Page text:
29 January 2014 21:47 [Source: ICIS news]
WASHINGTON (ICIS)--US energy sector officials on Wednesday charged that President Barack Obama’s renewed call for higher taxes on oil and natural gas producers is unwarranted and warned that tax hikes would undermine Obama’s own economic goals.
In his annual State of the Union address before Congress on Tuesday night, Obama again called for tax reform that, among other things, “stops giving $4bn a year to fossil fuel industries that don’t need it, so we can invest more in fuels of the future that do”.
Citing Obama’s call for reducing income inequality in the US, American Petroleum Institute (API) president Jack Gerard argued that the White House could help spur income growth by allowing more oil and natural gas development.
“Unfortunately, the president called for increased taxes on the oil and natural gas industry he needs to close the income gap and create jobs,” Gerard said.
“Punishing energy companies by raising taxes is no sound energy policy and could lead to less energy, less government revenue and fewer jobs,” he said.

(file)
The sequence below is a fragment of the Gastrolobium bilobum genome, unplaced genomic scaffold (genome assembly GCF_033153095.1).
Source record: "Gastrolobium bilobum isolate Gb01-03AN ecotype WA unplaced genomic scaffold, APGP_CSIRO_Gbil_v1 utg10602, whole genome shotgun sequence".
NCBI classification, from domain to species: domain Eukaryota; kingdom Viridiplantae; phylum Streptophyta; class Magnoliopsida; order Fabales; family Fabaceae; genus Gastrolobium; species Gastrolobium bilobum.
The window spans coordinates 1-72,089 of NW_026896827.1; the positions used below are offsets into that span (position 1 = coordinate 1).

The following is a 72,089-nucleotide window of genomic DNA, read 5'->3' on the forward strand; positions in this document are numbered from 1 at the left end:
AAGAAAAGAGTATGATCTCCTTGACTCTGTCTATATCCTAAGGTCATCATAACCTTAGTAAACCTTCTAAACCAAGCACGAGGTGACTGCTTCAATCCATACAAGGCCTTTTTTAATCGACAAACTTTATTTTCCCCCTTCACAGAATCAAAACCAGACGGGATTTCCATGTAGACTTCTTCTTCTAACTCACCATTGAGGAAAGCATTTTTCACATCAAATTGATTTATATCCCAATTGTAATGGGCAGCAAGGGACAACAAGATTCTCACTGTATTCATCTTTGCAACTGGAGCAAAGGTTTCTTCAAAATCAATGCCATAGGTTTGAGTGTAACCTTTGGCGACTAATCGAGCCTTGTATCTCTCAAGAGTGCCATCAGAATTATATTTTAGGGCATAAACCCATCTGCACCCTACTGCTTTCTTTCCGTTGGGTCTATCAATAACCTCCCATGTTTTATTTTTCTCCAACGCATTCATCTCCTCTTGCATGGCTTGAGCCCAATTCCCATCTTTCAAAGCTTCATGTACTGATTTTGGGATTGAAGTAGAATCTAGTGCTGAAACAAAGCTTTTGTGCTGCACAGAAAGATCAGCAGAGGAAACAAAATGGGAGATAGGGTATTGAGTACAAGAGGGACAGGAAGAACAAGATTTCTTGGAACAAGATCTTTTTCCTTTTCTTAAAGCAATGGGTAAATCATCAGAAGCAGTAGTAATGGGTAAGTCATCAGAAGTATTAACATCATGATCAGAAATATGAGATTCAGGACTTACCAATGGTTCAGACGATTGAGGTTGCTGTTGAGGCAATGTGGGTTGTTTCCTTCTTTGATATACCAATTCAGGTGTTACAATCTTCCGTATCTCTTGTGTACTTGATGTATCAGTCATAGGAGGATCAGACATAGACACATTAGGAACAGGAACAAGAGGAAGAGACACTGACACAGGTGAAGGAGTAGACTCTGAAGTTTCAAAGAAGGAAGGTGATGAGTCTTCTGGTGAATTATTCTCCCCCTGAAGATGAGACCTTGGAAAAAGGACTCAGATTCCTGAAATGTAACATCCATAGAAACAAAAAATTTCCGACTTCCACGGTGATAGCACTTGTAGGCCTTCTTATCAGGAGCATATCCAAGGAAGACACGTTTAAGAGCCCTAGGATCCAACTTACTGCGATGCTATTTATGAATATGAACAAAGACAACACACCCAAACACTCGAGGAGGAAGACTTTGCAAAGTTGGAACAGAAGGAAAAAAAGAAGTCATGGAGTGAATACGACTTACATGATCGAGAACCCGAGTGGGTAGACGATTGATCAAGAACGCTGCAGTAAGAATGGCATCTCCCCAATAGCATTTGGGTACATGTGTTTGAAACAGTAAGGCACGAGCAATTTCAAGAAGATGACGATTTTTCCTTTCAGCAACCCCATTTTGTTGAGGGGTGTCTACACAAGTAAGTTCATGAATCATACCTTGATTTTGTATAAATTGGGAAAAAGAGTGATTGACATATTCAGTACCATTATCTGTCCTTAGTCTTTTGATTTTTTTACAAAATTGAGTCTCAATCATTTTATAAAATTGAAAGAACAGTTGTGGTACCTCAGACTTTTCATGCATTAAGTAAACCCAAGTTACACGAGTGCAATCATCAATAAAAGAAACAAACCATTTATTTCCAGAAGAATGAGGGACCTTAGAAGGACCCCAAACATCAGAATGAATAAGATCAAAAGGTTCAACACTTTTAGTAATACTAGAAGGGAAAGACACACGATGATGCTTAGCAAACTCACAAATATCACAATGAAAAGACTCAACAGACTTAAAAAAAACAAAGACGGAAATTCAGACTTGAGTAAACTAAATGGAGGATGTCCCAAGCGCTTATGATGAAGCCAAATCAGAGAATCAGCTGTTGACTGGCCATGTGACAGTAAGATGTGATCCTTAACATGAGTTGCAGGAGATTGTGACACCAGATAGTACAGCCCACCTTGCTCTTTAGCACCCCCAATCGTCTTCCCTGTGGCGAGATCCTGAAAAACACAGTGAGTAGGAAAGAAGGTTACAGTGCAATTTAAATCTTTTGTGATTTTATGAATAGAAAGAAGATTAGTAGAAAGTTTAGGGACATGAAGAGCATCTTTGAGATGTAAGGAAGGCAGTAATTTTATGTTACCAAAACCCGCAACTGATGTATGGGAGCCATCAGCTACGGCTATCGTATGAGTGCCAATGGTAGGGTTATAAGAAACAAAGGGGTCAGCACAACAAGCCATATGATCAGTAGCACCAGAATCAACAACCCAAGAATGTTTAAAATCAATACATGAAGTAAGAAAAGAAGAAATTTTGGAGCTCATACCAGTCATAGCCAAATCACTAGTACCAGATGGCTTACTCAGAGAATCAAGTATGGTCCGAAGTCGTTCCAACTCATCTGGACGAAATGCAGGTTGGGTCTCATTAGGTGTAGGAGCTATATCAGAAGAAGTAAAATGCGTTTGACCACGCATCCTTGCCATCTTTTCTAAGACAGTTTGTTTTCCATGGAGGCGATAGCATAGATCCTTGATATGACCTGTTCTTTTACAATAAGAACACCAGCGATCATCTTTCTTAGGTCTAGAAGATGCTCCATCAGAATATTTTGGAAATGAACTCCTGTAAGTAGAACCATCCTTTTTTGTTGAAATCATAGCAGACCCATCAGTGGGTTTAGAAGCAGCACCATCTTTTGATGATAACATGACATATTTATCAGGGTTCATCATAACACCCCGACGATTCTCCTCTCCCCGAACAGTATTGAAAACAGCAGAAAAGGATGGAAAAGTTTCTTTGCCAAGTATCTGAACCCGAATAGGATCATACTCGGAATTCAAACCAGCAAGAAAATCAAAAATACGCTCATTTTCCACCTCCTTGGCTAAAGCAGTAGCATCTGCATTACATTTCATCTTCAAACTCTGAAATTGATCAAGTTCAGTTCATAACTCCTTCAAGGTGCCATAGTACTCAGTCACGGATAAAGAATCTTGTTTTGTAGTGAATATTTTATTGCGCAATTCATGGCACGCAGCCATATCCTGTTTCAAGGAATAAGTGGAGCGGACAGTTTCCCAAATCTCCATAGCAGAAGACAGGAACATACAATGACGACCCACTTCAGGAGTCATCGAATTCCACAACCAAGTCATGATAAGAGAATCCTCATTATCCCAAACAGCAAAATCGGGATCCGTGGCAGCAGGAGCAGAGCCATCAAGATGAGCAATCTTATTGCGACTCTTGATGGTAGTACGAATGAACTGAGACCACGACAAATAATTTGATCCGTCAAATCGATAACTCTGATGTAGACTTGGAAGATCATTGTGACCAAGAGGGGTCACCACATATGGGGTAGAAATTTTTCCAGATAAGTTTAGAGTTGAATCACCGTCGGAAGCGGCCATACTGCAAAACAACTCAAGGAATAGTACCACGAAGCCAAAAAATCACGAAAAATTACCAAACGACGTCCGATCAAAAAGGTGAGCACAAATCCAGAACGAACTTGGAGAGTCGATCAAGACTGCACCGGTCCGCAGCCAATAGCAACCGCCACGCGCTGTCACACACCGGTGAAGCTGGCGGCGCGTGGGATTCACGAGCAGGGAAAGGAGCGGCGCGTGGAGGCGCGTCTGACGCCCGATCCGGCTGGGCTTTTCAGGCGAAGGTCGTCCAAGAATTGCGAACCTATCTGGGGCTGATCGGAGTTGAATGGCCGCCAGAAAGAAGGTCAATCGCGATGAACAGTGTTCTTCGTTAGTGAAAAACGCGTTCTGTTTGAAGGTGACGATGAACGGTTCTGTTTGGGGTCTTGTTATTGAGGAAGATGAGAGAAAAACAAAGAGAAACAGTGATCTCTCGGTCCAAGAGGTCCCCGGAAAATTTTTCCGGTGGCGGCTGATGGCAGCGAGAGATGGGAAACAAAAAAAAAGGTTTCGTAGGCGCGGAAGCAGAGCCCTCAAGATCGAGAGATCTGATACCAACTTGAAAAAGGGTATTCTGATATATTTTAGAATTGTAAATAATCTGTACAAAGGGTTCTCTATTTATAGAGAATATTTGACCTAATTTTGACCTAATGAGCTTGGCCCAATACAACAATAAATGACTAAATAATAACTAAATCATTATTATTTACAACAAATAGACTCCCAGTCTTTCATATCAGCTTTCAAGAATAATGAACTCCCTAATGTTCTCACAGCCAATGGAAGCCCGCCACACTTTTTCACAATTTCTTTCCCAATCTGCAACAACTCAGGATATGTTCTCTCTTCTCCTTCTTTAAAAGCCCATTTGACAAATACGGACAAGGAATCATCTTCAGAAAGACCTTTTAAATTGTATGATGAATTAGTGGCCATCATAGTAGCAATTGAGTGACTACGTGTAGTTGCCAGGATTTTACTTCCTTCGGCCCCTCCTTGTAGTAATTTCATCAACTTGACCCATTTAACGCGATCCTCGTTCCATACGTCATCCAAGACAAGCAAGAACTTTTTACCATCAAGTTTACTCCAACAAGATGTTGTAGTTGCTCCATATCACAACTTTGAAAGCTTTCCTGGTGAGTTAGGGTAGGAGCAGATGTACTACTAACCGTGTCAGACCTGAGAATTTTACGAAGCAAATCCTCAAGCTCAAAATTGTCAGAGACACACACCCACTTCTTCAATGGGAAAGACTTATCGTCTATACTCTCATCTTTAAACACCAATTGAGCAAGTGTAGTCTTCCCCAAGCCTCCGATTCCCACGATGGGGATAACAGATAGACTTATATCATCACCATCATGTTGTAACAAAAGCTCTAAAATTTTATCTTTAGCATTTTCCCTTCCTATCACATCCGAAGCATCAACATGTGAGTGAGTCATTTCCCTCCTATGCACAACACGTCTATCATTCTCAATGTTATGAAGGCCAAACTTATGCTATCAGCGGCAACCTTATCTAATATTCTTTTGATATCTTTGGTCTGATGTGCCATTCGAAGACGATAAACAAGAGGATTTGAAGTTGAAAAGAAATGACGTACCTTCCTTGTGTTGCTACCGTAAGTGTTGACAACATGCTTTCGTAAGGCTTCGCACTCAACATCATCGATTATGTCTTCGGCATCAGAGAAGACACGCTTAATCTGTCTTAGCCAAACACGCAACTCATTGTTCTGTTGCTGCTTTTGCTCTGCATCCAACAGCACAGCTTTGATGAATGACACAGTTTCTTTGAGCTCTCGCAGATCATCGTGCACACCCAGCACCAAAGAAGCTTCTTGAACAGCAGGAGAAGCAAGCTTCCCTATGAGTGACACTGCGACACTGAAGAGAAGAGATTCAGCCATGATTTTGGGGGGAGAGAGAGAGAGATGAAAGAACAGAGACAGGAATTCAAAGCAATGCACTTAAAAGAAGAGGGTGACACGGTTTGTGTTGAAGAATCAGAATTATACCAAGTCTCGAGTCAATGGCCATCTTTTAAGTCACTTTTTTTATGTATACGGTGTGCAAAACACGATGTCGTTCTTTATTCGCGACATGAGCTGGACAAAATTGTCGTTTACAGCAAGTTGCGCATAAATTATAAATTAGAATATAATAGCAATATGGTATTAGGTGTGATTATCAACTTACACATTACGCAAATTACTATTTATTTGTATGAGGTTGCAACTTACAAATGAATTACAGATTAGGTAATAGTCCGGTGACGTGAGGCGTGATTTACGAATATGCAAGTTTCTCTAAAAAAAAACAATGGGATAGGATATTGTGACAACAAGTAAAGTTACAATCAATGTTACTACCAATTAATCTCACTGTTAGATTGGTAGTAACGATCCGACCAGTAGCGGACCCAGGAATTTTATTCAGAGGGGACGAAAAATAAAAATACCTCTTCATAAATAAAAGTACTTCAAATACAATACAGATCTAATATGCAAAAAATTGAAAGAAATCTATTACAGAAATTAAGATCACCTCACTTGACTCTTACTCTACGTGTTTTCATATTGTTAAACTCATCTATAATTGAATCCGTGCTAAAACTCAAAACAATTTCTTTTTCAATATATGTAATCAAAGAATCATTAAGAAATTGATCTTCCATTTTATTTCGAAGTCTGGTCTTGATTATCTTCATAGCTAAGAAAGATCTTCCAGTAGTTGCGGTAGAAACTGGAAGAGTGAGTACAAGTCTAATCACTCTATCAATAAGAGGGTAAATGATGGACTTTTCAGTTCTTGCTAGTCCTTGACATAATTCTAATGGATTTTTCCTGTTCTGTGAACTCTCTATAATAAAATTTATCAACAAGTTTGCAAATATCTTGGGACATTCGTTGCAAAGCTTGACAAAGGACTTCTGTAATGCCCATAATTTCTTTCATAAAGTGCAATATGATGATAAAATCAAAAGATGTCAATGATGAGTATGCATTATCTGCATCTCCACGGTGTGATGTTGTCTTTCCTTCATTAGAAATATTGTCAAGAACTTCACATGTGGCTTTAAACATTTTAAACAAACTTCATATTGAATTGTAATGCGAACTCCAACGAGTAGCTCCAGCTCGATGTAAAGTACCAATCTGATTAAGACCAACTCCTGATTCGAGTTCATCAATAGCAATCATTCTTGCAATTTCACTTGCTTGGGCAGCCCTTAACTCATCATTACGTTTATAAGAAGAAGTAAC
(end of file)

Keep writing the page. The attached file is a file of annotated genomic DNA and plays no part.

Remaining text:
Thomas Pyle, president of the energy industry think tank Institute for Energy Research (IER), argued that the nation’s oil and gas producers do not receive special tax breaks and that the sector pays an already high tax bill.
“The president once again raised the long-discredited claim that oil and gas industries are receiving ‘billions of dollars’ in tax breaks, as though the standard business deductions afforded to countless other job creators in our economy … are somehow undeserved or fraudulently claimed by the US companies who pay more taxes than any other industry,” Pyle said.
Both Pyle and Gerard called on Obama to approve the long-delayed Keystone XL pipeline as another way to boost jobs and incomes in the country.
In what some observers saw as contradictory, in his speech Obama also promised to ease restrictions on oil and gas production.
American Chemistry Council (ACC) president Cal Dooley focused on Obama’s call for investments in US technology and manufacturing, saying that “We hope he will remember that promoting innovation is one of the most effective ways to grow our economy, create opportunity and transform society”.
To support innovation in the chemicals sector and elsewhere, said Dooley, “the president can demonstrate his support for America’s innovators and manufacturers in an immediate and tangible way by supporting the bipartisan Chemical Safety Improvement Act (CSIA)”.
CSIA is legislation pending in Congress that would replace and update the nearly 40-year-old Toxic Substances Control Act (TSCA) that all parties agree badly needs modernisation. Passage of the bill is not expected until sometime in 2015.
Paul Hodges studies key influences shaping the chemical industry in Chemicals and the Economy
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